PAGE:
The city is shutting down, and New York’s grocery store shelves are being emptied out as frantic shoppers stock up on rice, canned goods, toilet paper, and other non-perishable goods to prepare for the effects of the coronavirus pandemic on our city. While New Yorkers across all demographics are being advised to prepare with food and supplies and to practice social distancing, the most vulnerable sectors of the population are those who cannot afford to stock up, or who are physically unable to leave their homes, cook, or do their own shopping. These people include low-income individuals and families, the elderly, and the housebound.
Fortunately, Brooklyn has a rich network of resources dedicated to providing these groups with prepared meals, as well as fresh and non-perishable goods, and many of these have dialed up their efforts in the last couple of weeks. Several food pantries and hunger relief organizations informed us how the pandemic has impacted their operations, from how they’re working to equip low-income, elderly, and homebound individuals with sufficient food and meals, to whether they’ve been able to keep up with rapidly increasing demands.
Melony Samuels, Executive Director and founder of nonprofit organization The Campaign Against Hunger in Bed-Stuy, said that on Friday alone, the organization provided at least 1,000 more meals than usual, much of which they personally delivered to senior housing facilities — a service they don’t typically provide, but which they had chosen to institute that day. They’ve also begun to provide nearly contact-free pickup at their pantry for members able to shop online using their online shopping system, and are also providing pre-packed bags for those not sufficiently internet-savvy to shop online.
City-wide food distribution organization Rethink Food, who operate out of the Brooklyn Navy Yard, is also working to help food insecure families and individuals prepare for the pandemic.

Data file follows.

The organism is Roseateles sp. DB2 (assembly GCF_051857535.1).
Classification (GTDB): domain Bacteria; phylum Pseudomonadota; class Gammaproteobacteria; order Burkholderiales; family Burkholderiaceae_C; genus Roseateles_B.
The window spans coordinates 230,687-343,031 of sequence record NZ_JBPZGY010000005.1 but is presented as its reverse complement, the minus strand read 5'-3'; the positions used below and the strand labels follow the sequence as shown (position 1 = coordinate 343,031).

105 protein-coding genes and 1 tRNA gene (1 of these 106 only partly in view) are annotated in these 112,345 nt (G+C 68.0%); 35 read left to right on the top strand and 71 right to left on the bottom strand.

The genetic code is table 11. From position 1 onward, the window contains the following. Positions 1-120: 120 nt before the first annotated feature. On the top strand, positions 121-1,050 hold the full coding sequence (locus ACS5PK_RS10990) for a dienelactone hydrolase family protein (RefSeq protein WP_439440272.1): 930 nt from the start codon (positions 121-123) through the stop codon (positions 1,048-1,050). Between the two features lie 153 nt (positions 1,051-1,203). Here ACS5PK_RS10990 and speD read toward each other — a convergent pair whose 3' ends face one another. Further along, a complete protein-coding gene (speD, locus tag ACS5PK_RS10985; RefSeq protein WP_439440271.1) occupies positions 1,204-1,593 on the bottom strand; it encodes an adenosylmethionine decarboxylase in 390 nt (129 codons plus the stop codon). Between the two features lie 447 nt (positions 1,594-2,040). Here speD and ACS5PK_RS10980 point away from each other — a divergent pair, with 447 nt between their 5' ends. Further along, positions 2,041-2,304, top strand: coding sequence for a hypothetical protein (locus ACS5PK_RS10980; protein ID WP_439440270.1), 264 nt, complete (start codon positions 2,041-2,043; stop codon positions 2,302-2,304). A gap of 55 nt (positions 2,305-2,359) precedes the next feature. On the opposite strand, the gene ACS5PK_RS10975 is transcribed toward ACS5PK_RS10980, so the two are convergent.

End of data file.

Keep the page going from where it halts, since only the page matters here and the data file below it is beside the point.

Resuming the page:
“We bring food security to those who are food insecure – oftentimes these are people that are categorized as low-income, living below or even right at the poverty line, as well as homeless,” Executive Director and Founder Matt Jozwiak told us through email. “In times of crisis, there will be more in need, and we are here for everyone who may need us.”
While Rethink hasn’t experienced a significant increase in demand for meals as of Friday, they expect this to change soon. They’ll be working with Manhattan-based organization God’s Love We Deliver for help distributing meals to those who are sick, quarantined, or otherwise cannot acquire food on their own.
Citymeals on Wheels, which provides roughly two million meals a year to homebound elderly all over New York, had packed and delivered 20,000 meals to clients in Brooklyn over the past week as of Friday, with many more on the way. The total number of meals delivered in New York City on a weekly basis has increased significantly during the pandemic, said Executive Director Beth Shapiro — as of Friday, it’s nearly four times the number delivered in the weeks before and after Hurricane Sandy.
This kind of service is especially crucial for the elderly at this moment. “Unfortunately, older people are most at risk of more severe outcomes from coronavirus,” said Shapiro. “We’re dealing with the most vulnerable population in the city.”
The Department for the Aging (DFTA) has also been working to pre-supply the elderly with meals to ensure that they will have consistent access to food in the coming weeks. Thus far, 14,000 extra meals have been delivered to elderly individuals who were already homebound prior to the outbreak, said Suzanne Myklebust, Deputy Director of Public Affairs at DFTA. While Mayor de Blasio announced during yesterday’s press conference that he has chosen to close down all of the city’s senior centers, the centers will serve as “a dispensary to get quality meals out to seniors” via delivery or pickup during the pandemic, de Blasio said.
DFTA has also continued their existing partnership with Citymeals on Wheels, and will be providing an additional 96,000 shelf-stable meals to senior centers for distribution this week.
Other Brooklyn-based organizations providing food and prepared meals during the pandemic are St. John’s Bread and Life, who are providing pickup-only hot meals, and Reaching-Out Community Services, who are providing pre-packed bags of fresh produce, meat, and pantry items, which clients can order and pick up outside.
Please consider donating to these organizations using the links below:
DFTA is providing volunteer opportunities for those who wish to help during the pandemic.